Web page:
• Staff had the skills, knowledge and experience appropriate to their roles to enable them to deliver effective care and treatment. The practice invested in staff training at both internal and external courses. GPs had time allocated for training every week.
  • We saw that appraisals were carried out on an annual basis and that personal development plans were in place for all staff. We saw that performance management plans were introduced if necessary.
  • The practice used innovative and proactive methods to improve patient outcomes and worked with other local providers to share best practice.
  • Staff worked with other health care teams to understand and meet the range and complexity of patients’ needs.

Caring

Good

Updated 17 January 2017

The practice is rated as good for providing caring services.

  • Data from the National GP Patient Survey published in July 2016 showed that patients rated the practice as average or higher than others for several aspects of care.
  • Patients told us that they were treated with kindness, dignity and respect and that GPs and nurses involved them in decisions about their care and treatment. Opinions expressed on the comment cards aligned with these views.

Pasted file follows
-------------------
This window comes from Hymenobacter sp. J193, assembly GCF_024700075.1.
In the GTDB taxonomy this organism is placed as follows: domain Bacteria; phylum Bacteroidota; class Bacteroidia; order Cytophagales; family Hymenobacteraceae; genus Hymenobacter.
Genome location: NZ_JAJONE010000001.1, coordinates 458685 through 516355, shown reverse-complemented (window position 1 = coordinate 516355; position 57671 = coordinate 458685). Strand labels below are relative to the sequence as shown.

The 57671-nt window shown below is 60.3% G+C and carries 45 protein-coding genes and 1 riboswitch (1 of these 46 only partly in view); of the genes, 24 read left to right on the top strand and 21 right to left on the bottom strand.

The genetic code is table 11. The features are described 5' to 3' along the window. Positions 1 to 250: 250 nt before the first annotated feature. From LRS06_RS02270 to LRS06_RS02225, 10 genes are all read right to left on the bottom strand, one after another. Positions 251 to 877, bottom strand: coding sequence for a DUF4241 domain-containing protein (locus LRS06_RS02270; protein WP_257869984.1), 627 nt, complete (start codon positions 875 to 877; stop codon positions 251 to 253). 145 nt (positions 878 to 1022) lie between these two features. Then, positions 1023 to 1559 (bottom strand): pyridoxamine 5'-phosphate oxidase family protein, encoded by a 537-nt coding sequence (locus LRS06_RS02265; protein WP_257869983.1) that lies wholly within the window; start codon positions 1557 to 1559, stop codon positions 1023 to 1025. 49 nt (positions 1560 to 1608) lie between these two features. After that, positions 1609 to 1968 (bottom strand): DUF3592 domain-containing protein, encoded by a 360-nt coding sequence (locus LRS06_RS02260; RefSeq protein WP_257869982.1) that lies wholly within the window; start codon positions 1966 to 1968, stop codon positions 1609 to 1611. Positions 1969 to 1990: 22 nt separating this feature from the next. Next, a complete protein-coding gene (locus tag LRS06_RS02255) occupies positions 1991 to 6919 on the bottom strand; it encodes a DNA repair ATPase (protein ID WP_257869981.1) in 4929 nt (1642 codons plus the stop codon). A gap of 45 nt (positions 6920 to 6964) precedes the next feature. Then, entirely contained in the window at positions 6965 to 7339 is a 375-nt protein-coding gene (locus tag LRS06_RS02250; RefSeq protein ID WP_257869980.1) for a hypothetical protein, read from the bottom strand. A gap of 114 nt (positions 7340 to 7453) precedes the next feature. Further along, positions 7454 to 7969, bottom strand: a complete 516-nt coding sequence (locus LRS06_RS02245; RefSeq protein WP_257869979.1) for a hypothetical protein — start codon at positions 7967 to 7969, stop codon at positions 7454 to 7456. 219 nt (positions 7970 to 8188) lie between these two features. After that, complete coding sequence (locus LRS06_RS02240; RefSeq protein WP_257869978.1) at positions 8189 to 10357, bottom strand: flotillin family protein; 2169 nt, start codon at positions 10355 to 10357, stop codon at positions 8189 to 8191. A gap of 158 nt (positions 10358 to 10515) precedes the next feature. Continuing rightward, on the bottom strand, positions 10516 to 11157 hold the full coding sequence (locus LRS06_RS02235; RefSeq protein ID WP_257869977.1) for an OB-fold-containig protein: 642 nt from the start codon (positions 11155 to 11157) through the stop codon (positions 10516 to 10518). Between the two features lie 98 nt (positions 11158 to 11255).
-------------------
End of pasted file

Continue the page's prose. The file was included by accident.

• Views of external stakeholders were positive about the standard of care provided. For example, the managers of four local care homes said that the standard of care was extremely high and that the GPs took care to involve the patients as much as possible in discussions about their treatment.
  • Patient information for patients about the services available was easy to understand and accessible.
  • We observed that staff treated patients with kindness and respect, and maintained patient and information confidentiality. Staff were very polite and helpful to patients both at the reception desk and on the telephone.

Responsive

Outstanding

Updated 17 January 2017

The practice is rated as outstanding for providing responsive services.

  • Practice staff reviewed the needs of its local population and worked closely with the NHS England Area Team and South Worcestershire Clinical Commissioning Group (CCG) to adapt services to suit the requirements of the local community. A GP was the Chair of the SWCCG and the business manager was a Board member for the Foundation of the South Worcestershire Federation, so they were at the forefront of discussions to improve services in the community.
  • We saw examples of innovative approaches to providing integrated patient focussed care, which recognised the link between health and social care needs. For example, the business manager had been instrumental in setting up the Social Prescribing Pilot project in the Locality.
  • The practice provided a Minor Injuries service, because the practice was situated more than five miles from the nearest A&E department. This was a walk-in service for any patient.
  • The practice had submitted a successful business case to the CCG to secure funding to set up a diagnostic ultrasound service. Patients were able to get an appointment within two weeks, compared to the average waiting time at the local hospital of more than six weeks.